The 2016 edition of
New Times' Best of Phoenix is out now, making an argument for our status as a border town. Here's our list of the most memorable moments of the past year.
Best Rescue: GusGus the Goat
Little news in the past 12 months was quite as traumatic as the realization that GusGus, a three-week-old goat, had been stolen from the Arizona State Fair. Like everyone else across the nation, we waited with bated breath for updates, because petting zoo officials warned he was unlikely to survive more than a day or two away from his mother, who, by the way, was reportedly crying out for him — could anything be sadder? Thankfully, after 20 hours of sheer panic and a near-collective societal breakdown, someone found little GusGus wandering near a canal in north Phoenix.
Best Profile in Courage: Jeff Flake's No Fly, No Buy Bill
It takes stones to take on the gun lobby in Arizona, home to a Republican Party that believes the Second Amendment is one of the Ten Commandments. Any restriction, no matter how common-sense, is guaranteed to engender a backlash among gun lovers here, so U.S. Senator Jeff Flake knew exactly what he was doing when he stood in support of a proposed federal law that would stop people on "no-fly" lists from purchasing a weapon. Predictably, the far right pilloried Arizona's junior Republican senator on the issue, and it likely will be remembered by his detractors when he runs for re-election in 2018. Let's hope voters see it for what it is: an act of political courage that put public safety above the demands of a myopic, selfish few.
Best Shit-Show: CBS 5's Jonathan Lowe
Talk about crappy journalism. CBS 5 News reporter Jonathan Lowe was on assignment in that toddlin' town of Goodyear in May, reporting on some dude who killed his family's dog and stuffed the remains in a barbecue smoker, when he felt the irresistible call of his innards and chose to relieve himself on a nearby front yard. A neighbor witnessed Lowe fertilize the lawn in question and head back to the TV van, leaving the evidence of his crime for all to see. To Lowe's surprise, the Goodyear police responded to the neighbor's call, arrested Lowe, and cited him for public defecation. CBS 5 wasted little time in excreting him.
Best Prick: The Pin Incident at the State Capitol
Citizens of Maricopa County and the rest of the state were outraged at the epic failure of the March 23 presidential preference election, during which some voters stood in line for up to five hours. A few days later, protesters descended on the State Capitol. One of them was Jonathan McRae of Paulden. He was targeted for arrest by state Department of Public Safety officers in the gallery viewing area of the Capitol; they claim he was making a disturbance. His Guy Fawkes mask probably didn't help. In a video made of the squabble, McRae can be seen passively resisting officers as they try to arrest him. He was ultimately taken to a Capitol police facility to be searched before being transferred to county jail. And that's when a pin in McRae's shorts pricked one of the troopers. "The safety pin was attached to the subject's shorts and was pointing out so that the sharp needle end was facing outward," a police report reads. The officer had to be treated at a nearby hospital.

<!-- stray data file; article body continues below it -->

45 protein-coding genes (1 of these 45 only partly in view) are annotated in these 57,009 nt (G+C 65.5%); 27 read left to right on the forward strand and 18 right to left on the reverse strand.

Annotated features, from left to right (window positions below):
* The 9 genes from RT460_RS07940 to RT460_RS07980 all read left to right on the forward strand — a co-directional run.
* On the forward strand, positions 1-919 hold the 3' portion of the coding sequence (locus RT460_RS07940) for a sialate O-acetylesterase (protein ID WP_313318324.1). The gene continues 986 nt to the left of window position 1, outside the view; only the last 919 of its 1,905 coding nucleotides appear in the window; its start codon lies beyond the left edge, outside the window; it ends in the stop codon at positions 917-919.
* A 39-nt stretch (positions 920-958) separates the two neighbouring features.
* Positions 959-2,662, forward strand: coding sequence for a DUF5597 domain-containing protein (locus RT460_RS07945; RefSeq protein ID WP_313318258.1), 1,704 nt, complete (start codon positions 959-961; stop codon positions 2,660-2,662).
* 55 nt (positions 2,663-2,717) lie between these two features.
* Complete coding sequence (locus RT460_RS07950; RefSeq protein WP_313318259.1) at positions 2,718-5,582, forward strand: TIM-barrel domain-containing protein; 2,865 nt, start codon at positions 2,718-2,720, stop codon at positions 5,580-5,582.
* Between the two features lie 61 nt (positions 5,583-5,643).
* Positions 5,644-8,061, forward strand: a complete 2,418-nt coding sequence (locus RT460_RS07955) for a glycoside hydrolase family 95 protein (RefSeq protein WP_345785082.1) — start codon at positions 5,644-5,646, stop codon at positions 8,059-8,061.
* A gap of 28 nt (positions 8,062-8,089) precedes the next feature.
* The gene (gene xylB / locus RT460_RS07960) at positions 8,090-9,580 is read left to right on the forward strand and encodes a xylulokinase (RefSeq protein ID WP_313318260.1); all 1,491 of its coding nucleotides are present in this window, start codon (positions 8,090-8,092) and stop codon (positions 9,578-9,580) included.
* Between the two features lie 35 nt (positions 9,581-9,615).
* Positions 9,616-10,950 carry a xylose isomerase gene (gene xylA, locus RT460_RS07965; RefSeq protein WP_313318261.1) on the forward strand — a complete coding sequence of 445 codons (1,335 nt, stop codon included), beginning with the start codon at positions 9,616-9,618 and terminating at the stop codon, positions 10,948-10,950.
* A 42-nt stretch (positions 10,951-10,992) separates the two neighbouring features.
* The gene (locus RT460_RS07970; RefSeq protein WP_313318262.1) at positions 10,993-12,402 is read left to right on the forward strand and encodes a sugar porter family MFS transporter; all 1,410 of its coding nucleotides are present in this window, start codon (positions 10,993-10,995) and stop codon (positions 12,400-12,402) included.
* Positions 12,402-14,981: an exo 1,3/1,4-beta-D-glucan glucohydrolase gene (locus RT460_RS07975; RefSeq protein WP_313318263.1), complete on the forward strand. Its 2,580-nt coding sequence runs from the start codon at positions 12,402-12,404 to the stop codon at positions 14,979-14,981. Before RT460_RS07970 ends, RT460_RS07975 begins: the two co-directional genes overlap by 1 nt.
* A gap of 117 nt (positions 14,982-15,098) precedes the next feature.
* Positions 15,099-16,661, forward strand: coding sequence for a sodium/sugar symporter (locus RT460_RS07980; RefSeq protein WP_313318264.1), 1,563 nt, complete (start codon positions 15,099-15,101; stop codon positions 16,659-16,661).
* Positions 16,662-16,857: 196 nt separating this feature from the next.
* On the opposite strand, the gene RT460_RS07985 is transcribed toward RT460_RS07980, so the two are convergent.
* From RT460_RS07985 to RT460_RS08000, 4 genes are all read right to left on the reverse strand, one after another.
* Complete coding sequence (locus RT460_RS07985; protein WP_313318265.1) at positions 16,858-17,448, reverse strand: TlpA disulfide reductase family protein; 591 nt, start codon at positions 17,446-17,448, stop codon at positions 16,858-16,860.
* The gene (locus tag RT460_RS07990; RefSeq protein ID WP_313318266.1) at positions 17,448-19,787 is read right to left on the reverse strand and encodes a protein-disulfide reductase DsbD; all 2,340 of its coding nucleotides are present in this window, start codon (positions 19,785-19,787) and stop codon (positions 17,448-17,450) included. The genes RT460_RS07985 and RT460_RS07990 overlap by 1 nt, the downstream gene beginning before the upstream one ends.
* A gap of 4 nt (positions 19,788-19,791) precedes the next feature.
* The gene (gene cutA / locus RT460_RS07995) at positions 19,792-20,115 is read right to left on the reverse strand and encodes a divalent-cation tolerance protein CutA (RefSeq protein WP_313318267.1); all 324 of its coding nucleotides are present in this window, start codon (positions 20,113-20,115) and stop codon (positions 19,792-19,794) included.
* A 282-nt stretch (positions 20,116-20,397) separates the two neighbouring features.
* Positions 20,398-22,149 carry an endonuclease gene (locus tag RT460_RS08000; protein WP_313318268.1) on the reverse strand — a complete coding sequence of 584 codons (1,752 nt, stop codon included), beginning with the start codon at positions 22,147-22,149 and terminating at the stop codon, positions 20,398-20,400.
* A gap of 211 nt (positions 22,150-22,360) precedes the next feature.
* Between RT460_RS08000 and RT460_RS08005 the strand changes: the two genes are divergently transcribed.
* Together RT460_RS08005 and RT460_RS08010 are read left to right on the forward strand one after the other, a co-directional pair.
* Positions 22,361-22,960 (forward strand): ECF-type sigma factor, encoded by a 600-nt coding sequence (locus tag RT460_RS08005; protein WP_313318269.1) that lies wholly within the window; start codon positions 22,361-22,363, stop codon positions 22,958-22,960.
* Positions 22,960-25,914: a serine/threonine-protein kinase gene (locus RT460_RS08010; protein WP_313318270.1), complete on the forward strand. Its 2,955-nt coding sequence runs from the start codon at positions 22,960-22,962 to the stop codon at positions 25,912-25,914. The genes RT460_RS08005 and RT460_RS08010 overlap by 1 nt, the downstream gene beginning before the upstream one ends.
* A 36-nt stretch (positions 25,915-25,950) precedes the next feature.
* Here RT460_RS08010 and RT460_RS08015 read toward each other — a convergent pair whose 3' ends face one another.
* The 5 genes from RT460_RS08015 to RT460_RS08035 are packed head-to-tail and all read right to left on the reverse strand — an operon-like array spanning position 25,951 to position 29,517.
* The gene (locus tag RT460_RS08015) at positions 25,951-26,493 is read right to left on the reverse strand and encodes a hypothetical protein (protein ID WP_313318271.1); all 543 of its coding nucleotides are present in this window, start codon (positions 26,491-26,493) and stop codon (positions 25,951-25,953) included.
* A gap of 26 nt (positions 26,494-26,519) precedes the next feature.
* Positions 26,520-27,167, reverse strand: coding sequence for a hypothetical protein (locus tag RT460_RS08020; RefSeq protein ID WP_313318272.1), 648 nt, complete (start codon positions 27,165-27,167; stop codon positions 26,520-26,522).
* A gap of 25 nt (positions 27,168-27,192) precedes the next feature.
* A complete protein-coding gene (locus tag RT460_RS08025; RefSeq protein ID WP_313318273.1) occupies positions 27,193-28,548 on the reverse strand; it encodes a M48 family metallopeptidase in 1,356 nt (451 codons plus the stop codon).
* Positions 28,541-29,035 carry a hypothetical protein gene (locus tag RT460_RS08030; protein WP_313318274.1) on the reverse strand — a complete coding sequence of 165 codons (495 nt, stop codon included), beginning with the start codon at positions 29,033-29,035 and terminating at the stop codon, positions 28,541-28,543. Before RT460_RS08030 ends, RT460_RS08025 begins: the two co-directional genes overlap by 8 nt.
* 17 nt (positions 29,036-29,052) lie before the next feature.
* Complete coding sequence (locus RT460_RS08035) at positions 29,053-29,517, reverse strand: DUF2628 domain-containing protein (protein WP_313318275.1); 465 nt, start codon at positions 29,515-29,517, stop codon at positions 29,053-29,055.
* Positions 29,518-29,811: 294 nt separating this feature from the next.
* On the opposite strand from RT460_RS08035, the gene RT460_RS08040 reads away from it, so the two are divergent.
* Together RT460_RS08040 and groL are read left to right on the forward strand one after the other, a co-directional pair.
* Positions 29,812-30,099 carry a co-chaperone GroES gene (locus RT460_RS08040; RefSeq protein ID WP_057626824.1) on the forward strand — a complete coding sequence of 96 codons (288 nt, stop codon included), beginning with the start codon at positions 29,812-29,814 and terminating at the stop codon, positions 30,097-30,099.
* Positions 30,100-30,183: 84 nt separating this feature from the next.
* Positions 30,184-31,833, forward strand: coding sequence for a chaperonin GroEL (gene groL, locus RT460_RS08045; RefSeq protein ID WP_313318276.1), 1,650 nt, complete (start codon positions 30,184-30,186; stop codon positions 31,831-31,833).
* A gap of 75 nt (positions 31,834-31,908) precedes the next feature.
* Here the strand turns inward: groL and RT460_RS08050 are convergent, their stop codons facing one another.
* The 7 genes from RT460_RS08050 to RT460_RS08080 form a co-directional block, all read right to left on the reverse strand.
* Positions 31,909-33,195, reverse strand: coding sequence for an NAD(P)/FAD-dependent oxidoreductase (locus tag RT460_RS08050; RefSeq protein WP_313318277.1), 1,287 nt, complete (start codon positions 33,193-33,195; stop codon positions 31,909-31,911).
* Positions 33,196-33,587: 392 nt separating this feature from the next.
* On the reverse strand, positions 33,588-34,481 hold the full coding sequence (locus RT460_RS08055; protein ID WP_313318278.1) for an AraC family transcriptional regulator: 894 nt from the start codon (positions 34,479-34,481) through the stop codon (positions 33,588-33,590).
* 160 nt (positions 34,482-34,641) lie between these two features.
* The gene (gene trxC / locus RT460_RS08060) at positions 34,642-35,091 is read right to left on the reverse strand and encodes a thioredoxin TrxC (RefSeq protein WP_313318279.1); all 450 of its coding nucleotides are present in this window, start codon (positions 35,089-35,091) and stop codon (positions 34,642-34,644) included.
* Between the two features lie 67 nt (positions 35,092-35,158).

Best Back-Stab: Len Sherman's Self-Serving Denunciation of Sheriff Joe
For lo these many years, scribbler Len Sherman has played the part of slobbering sycophant to Sheriff Joe Arpaio, co-authoring the sheriff's two back-patting memoirs, 1996's America's Toughest Sheriff
and 2008's Joe's Law
, which are chock-full of the kind of cock-and-bull propaganda that's helped to keep Arpaio in power for more than two decades. But with Arpaio wounded — perhaps fatally — by a contempt trial in federal court, Sherman decided it was time for a little historical revisionism, writing in an op-ed earlier this year for the Arizona Republic
that the MCSO is "mired" in "corruption" and that his patron's days are "numbered." The image of a sniveling rodent taking a dive off the Titanic
comes to mind.
Best Political Pipe Dream: Doug Ducey for President
Delusion is a powerful motivator of men, and never more so than with the flock of advisers and yes-men who lick the loafers of Arizona Governor Doug Ducey, the former ice-cream magnate who squeezed through a crowded Republican primary in 2014 with a plurality and went on to score a perfunctory win against a hapless Dem in the general. Though the shrubby Ducey, with his helmet hair and robotic mode of speaking, is about as inspiring as a late-night laxative commercial, his retinue of butt-kissers refers to him as "The Natural," cultivating the pipe dream that when Donald Trump loses the White House to Hillary Clinton, a scenario Ducey's peeps are banking on, folks will be ready for a true conservative four years hence, backed by the Koch bothers, to defeat the Democrat dragon lady. Problem is, Ducey has all the charisma of a bowl of cold Cream of Wheat.